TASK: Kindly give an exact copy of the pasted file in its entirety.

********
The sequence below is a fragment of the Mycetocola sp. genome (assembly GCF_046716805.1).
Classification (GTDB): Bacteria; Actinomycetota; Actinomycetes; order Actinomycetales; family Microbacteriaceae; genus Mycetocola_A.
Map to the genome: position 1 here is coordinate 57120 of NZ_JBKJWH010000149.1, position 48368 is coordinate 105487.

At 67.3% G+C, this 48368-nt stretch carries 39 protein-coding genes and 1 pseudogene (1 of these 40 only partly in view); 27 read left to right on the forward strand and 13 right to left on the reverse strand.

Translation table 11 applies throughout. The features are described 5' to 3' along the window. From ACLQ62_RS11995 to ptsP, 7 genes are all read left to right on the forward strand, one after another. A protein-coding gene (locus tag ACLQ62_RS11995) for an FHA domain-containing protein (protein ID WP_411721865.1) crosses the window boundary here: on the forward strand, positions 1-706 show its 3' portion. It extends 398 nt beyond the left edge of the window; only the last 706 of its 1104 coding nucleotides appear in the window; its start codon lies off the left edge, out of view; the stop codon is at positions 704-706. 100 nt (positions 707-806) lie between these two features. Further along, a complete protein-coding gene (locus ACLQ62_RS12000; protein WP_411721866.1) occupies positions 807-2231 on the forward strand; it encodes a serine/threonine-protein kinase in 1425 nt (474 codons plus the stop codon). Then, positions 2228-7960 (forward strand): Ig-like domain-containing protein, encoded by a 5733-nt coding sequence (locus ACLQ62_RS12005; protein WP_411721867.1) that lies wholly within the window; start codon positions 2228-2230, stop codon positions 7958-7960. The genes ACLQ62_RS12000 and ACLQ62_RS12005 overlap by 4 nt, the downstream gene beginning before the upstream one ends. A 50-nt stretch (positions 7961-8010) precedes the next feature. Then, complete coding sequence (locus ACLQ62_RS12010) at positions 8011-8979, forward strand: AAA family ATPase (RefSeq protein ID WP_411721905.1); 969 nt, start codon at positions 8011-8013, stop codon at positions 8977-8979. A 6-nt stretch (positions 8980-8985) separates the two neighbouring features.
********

The sequence below is a fragment of the Mycetocola sp. genome (assembly GCF_046716805.1).
Classification (GTDB): Bacteria; Actinomycetota; Actinomycetes; order Actinomycetales; family Microbacteriaceae; genus Mycetocola_A.
Map to the genome: position 1 here is coordinate 57120 of NZ_JBKJWH010000149.1, position 48368 is coordinate 105487.

At 67.3% G+C, this 48368-nt stretch carries 39 protein-coding genes and 1 pseudogene (1 of these 40 only partly in view); 27 read left to right on the forward strand and 13 right to left on the reverse strand.

Translation table 11 applies throughout. The features are described 5' to 3' along the window. From ACLQ62_RS11995 to ptsP, 7 genes are all read left to right on the forward strand, one after another. A protein-coding gene (locus tag ACLQ62_RS11995) for an FHA domain-containing protein (protein ID WP_411721865.1) crosses the window boundary here: on the forward strand, positions 1-706 show its 3' portion. It extends 398 nt beyond the left edge of the window; only the last 706 of its 1104 coding nucleotides appear in the window; its start codon lies off the left edge, out of view; the stop codon is at positions 704-706. 100 nt (positions 707-806) lie between these two features. Further along, a complete protein-coding gene (locus ACLQ62_RS12000; protein WP_411721866.1) occupies positions 807-2231 on the forward strand; it encodes a serine/threonine-protein kinase in 1425 nt (474 codons plus the stop codon). Then, positions 2228-7960 (forward strand): Ig-like domain-containing protein, encoded by a 5733-nt coding sequence (locus ACLQ62_RS12005; protein WP_411721867.1) that lies wholly within the window; start codon positions 2228-2230, stop codon positions 7958-7960. The genes ACLQ62_RS12000 and ACLQ62_RS12005 overlap by 4 nt, the downstream gene beginning before the upstream one ends. A 50-nt stretch (positions 7961-8010) precedes the next feature. Then, complete coding sequence (locus ACLQ62_RS12010) at positions 8011-8979, forward strand: AAA family ATPase (RefSeq protein ID WP_411721905.1); 969 nt, start codon at positions 8011-8013, stop codon at positions 8977-8979. A 6-nt stretch (positions 8980-8985) separates the two neighbouring features.